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Evidence Based Medicine: The Evidence Hierarchy

The Evidence Hierarchy

The hierarchy of evidence is a core principal of EBM. EBM hierarchies rank study types based on the strength and precision of their research methods. Different hierarchies exist for different question types, and even experts may disagree on the exact rank of information in the evidence hierarchies. Still, most agree that current, well designed systematic reviews and meta-analyses are at the top of the pyramid, and that expert opinion and anecdotal experience are at the bottom.

The Evidence Hierarchy, Questions about Treatment

EBM hierarchy of evidence pyramid adapted from figure 2.1 in Greenhalgh How to Read a Paper 2010 ISBN: 978-1444390360

Figure adapted from Greenhalgh T. How to Read a Paper: The Basics of Evidence-Based Medicine. Hoboken: John Wiley & Sons, Incorporated; 2010. Figure 2.1 A simple hierarchy of evidence for assessing the quality of trial design in therapy studies.

Systematic Reviews

A systematic review is "a review that uses explicit, systematic methods to collate and synthesise findings of studies that address a clearly formulated question".1

Systematic reviews are useful for:

  • confirming current practices
  • guiding decision-making
  • informing future research

Meta-analyses, while often part of systematic reviews, are not interchangeable with them. They use statistical analysis to combine data from the studies found in the systematic review process. These studies must be homogenous enough that the data from them can be pooled together.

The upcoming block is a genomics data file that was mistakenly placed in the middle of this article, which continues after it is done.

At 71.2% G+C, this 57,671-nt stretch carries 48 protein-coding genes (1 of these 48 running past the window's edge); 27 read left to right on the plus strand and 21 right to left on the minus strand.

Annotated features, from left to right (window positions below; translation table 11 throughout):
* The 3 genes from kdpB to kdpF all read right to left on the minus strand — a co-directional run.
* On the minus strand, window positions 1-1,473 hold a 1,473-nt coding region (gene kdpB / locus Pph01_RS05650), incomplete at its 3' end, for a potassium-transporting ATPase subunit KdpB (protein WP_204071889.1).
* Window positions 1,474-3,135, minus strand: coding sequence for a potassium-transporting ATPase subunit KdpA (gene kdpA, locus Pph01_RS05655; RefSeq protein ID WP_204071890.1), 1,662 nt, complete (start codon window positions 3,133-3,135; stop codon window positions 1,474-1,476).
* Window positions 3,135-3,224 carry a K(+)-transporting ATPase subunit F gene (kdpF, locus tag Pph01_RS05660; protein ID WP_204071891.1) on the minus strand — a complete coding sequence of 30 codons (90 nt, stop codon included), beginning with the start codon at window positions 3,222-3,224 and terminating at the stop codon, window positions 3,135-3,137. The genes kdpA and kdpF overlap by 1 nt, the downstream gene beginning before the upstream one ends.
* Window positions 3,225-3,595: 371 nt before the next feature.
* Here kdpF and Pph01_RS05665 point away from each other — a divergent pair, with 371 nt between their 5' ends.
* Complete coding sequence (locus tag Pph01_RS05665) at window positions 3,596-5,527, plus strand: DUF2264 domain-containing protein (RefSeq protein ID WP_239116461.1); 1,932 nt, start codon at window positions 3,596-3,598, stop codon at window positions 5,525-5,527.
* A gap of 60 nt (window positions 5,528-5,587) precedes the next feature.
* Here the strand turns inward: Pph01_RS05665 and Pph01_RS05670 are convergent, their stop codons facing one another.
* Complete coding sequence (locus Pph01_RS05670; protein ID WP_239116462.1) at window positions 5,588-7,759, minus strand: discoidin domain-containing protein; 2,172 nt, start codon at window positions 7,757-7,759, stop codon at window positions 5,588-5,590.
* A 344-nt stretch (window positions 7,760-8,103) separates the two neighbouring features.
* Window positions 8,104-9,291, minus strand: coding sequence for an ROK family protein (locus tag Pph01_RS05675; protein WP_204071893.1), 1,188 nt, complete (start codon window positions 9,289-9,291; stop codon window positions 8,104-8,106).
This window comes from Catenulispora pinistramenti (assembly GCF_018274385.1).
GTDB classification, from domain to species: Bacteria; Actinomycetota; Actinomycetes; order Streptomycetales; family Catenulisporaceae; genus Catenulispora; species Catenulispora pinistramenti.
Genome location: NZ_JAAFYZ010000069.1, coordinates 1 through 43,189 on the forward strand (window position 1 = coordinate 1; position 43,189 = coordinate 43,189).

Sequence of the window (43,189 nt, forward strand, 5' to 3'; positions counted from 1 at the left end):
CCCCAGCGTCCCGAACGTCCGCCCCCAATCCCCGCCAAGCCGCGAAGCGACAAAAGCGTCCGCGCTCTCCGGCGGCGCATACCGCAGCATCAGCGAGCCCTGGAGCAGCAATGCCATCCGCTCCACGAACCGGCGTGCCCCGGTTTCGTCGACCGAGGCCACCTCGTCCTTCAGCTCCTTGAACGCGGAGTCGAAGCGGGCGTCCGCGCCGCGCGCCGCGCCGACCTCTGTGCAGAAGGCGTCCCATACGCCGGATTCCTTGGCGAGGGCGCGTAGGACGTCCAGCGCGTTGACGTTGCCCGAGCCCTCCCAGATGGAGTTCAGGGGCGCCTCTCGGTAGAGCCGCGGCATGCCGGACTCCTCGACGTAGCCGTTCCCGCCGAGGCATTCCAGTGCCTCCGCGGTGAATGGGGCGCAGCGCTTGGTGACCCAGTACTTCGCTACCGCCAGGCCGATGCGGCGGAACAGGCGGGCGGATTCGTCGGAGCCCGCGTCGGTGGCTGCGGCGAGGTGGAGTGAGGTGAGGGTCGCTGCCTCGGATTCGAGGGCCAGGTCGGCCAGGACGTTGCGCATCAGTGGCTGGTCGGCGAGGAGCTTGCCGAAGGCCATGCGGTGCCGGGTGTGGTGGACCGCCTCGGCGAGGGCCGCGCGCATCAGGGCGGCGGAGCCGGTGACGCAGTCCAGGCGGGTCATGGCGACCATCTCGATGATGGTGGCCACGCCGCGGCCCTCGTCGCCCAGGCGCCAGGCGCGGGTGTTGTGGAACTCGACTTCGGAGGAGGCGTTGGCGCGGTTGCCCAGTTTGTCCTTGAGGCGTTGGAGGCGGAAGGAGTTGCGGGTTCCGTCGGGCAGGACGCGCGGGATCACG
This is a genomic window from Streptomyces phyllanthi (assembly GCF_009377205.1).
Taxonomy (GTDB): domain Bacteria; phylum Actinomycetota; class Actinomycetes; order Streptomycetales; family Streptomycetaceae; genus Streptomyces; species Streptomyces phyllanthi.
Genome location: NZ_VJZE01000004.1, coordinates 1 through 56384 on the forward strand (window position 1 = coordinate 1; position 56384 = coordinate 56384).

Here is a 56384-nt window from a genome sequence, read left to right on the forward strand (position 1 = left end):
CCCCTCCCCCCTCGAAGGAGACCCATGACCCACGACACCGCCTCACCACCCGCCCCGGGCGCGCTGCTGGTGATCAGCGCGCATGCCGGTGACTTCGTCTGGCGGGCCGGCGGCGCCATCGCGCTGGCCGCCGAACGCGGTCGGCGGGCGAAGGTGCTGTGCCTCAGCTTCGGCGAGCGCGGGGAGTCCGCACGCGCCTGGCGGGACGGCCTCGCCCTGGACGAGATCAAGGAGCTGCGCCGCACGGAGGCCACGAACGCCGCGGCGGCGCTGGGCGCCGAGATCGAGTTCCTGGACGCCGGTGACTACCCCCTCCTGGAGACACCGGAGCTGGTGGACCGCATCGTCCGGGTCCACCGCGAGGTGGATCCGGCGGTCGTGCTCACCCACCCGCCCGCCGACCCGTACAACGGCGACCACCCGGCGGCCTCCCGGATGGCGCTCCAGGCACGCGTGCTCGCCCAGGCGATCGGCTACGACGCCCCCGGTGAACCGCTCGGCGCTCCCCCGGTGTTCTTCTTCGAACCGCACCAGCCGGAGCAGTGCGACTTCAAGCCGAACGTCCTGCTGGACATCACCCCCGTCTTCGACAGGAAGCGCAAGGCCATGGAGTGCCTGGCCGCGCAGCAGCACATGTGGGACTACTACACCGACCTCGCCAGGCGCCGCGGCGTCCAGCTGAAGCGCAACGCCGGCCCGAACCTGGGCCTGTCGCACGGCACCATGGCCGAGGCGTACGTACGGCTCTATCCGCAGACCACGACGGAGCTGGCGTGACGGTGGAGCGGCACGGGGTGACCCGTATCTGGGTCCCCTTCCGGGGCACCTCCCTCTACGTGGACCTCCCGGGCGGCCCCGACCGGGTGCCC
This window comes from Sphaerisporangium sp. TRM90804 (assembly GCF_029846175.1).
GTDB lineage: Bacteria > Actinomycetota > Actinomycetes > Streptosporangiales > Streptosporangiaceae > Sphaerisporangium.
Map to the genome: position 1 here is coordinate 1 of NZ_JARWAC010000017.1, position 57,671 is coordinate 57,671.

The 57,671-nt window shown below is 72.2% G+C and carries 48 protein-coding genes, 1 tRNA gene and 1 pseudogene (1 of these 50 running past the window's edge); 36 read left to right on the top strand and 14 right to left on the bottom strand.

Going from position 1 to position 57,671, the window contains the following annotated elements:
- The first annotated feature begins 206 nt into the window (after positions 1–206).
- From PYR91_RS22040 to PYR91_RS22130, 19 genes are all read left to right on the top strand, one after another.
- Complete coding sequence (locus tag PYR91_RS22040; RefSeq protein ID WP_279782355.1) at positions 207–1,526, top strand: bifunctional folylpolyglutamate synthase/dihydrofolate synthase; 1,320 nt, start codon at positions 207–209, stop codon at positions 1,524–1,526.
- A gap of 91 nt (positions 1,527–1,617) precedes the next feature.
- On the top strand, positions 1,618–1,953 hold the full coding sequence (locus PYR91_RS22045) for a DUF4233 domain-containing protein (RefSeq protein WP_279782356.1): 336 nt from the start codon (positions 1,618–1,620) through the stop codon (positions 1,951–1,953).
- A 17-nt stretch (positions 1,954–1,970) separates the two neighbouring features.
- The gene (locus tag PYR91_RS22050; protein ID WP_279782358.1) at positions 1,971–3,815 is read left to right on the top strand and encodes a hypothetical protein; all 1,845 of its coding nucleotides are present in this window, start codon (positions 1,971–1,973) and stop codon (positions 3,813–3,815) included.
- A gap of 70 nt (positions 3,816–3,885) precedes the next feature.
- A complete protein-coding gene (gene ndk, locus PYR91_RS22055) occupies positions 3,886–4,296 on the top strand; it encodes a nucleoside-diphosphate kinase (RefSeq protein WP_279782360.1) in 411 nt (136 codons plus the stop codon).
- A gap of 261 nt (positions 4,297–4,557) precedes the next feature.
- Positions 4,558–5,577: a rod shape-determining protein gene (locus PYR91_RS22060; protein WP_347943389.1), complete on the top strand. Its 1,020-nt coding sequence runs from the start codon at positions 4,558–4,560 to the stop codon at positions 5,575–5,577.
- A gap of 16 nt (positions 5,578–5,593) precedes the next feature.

Limitations of systematic reviews include:

  • That since they are focused on a clearly formulated question, their conclusions only answer that particular question and cannot be generalized
  • That the synthesis of materials is only as reliable as the primary studies the review analyzed


  1. Page MJ, McKenzie JE, Bossuyt PM, Boutron I, Hoffmann TC, Mulrow CD, Shamseer L, Tetzlaff JM, Akl EA, Brennan SE, Chou R. The PRISMA 2020 statement: an updated guideline for reporting systematic reviews. BMJ. 2021 Mar 29;372.
  2. Garg AX, Hackam D, Tonelli M. Systematic review and meta-analysis: when one study is just not enough. Clinical Journal of the American Society of Nephrology. 2008 Jan 1;3(1):253-60.

Primary Studies

In the absence of a current, well designed systematic review is not available, practitioners turn to the primary studies to answer their questions. The best research design depends on the question type. The table below lists optimal study methodologies for common types of clinical questions.

Question Type

Optimal Study Methodology

Treatment (Therapy) & Prevention

  • Randomized controlled trial (RCT)


  • Randomized controlled trial (RCT)
  • Crossover study: Subjects receive both the intervention (diagnostic test) under investigation and the reference standard or "gold standard" diagnostic test

(Natural History)

  • Cohort study

Etiology or Harm

  • Randomized controlled trial (RCT)
  • If RCTs are impractical or unethical, cohort study or case control study


  1. Oxford Centre for Evidence-Based Medicine Working Group Oxford (OCEBM). The Oxford Levels of Evidence 2 [Internet]. University of Oxford, Oxford UK; [cited 2021 Dec 13]. Available from:
  2. Burns PB, Rohrich RJ, Chung KC. The levels of evidence and their role in evidence-based medicine. Plast Reconstr Surg. 2011 Jul;128(1):305-310. doi: 10.1097/PRS.0b013e318219c171. PMID: 21701348; PMCID: PMC3124652.
  3. ACP Journal Club Inclusion Criteria [Internet]. American College of Physicians (ACP); [updated 2013 Nov 14; cited 2021 Dec 13]. Available from: